Experience Nottinghamshire SurveyClose

Give us feedback on our website and be entered into a free prize draw to win a Nottinghamshire themed hamper full of foodie delights. Our short survey should take no more than a couple of minutes. Complete Survey.

Only one email address per entry for the Nottinghamshire themed hamper prize draw, the winner will be selected at random. Terms and conditions apply and can be obtained via email from enquiries@experiencenottingham.com.

Building work to start on Theatre Royal & Royal Concert Hall


The second phase of the Theatre Royal & Royal Concert Hall Nottingham’s Royal Transformation Project will commence on 6 June, transforming the venue in to an all-day destination with improved dining opportunities, better disability access, and more community and business use.

The Phase 2 building work taking place over the summer months will include:

  • Complete remodelling of the Theatre Royal’s ground floor café bar and upper floor roof terraces to provide better opportunities to eat and drink at the venue throughout the day;
  • Transformation of the streetscape on South Sherwood Street by creating a striking two-storey canopy and a new entrance way to both the Theatre Royal & Royal Concert Hall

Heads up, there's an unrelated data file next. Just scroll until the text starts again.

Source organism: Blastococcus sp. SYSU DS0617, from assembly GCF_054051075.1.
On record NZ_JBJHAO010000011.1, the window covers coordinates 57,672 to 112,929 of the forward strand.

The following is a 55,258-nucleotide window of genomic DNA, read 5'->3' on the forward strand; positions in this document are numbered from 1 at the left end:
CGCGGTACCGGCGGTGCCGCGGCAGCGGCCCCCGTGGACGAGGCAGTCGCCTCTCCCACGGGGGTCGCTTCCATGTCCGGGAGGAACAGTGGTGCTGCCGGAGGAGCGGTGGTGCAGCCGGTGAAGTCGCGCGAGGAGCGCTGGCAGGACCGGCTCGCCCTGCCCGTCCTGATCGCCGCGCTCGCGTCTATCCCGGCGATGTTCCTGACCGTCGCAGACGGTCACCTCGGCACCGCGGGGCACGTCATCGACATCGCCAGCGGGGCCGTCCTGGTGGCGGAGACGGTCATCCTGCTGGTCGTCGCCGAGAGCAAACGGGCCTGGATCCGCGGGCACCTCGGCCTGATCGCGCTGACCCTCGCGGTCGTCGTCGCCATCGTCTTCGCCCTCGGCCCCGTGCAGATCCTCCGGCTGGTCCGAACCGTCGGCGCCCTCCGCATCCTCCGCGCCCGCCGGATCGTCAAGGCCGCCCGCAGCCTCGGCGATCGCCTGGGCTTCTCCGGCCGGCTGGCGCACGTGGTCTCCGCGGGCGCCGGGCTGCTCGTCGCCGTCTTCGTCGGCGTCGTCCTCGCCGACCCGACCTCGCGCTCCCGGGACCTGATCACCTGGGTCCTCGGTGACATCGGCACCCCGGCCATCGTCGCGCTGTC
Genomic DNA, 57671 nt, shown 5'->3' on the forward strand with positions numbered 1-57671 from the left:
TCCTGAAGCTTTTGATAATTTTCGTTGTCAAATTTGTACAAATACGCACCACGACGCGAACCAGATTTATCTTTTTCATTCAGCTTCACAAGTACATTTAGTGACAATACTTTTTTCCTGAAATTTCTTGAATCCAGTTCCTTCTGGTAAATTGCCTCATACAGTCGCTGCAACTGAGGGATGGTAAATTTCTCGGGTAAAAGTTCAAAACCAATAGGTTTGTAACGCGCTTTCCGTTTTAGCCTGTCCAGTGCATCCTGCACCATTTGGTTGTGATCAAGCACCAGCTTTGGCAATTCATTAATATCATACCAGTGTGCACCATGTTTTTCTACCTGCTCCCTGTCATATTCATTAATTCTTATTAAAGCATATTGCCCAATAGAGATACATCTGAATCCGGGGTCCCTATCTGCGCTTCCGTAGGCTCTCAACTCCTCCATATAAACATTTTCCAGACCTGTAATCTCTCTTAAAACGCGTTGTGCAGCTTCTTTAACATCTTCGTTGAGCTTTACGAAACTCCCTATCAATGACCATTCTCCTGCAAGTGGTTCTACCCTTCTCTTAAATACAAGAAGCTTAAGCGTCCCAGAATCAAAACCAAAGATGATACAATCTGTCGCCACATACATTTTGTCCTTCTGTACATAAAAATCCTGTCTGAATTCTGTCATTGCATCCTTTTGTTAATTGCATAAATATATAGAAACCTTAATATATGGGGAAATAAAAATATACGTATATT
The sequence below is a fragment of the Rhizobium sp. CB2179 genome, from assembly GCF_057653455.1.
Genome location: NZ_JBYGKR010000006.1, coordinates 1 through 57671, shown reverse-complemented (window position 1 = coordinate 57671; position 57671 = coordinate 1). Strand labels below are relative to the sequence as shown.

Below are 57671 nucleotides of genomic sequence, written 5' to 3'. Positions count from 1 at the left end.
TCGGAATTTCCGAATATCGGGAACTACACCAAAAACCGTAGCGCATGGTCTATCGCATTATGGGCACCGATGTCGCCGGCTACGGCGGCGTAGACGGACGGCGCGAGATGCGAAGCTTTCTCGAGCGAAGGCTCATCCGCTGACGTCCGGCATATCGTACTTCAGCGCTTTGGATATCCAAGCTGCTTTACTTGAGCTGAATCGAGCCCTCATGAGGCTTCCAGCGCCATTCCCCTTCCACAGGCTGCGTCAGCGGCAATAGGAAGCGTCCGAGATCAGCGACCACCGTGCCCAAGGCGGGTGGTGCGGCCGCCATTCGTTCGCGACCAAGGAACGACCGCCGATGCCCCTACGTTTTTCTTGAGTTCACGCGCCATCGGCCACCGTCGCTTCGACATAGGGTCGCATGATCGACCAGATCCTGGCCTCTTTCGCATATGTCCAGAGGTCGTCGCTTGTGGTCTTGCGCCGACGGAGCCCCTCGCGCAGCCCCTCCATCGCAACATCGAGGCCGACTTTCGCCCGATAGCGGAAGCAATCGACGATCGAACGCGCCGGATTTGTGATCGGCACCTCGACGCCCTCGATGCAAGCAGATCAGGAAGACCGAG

• creating a new street-level outdoor seating area under cover of the new canopy on South Sherwood Street;
  • refurbishing the Royal Concert Hall bars
  • modernising the Royal Concert Hall’s meeting rooms to encourage more day time business use;
  • creating a new accessible, multi-purpose rehearsal and meeting space to welcome more community groups;
  • Improving access and facilities to the stage door, backstage and dressing room areas for both venues to make them accessible for all performers and staff, regardless of disability.

Building work will start on Tuesday 6 June with site hoardings being erected on South Sherwood Street, opposite The Cornerhouse entertainment complex.

The site hoardings will enclose an area from the venue to the kerbside, including the Theatre Royal’s Green Room café bar entrance, the Royal Concert Hall main entrance, the paved thoroughfare and the South Sherwood Street layby (please see map attached).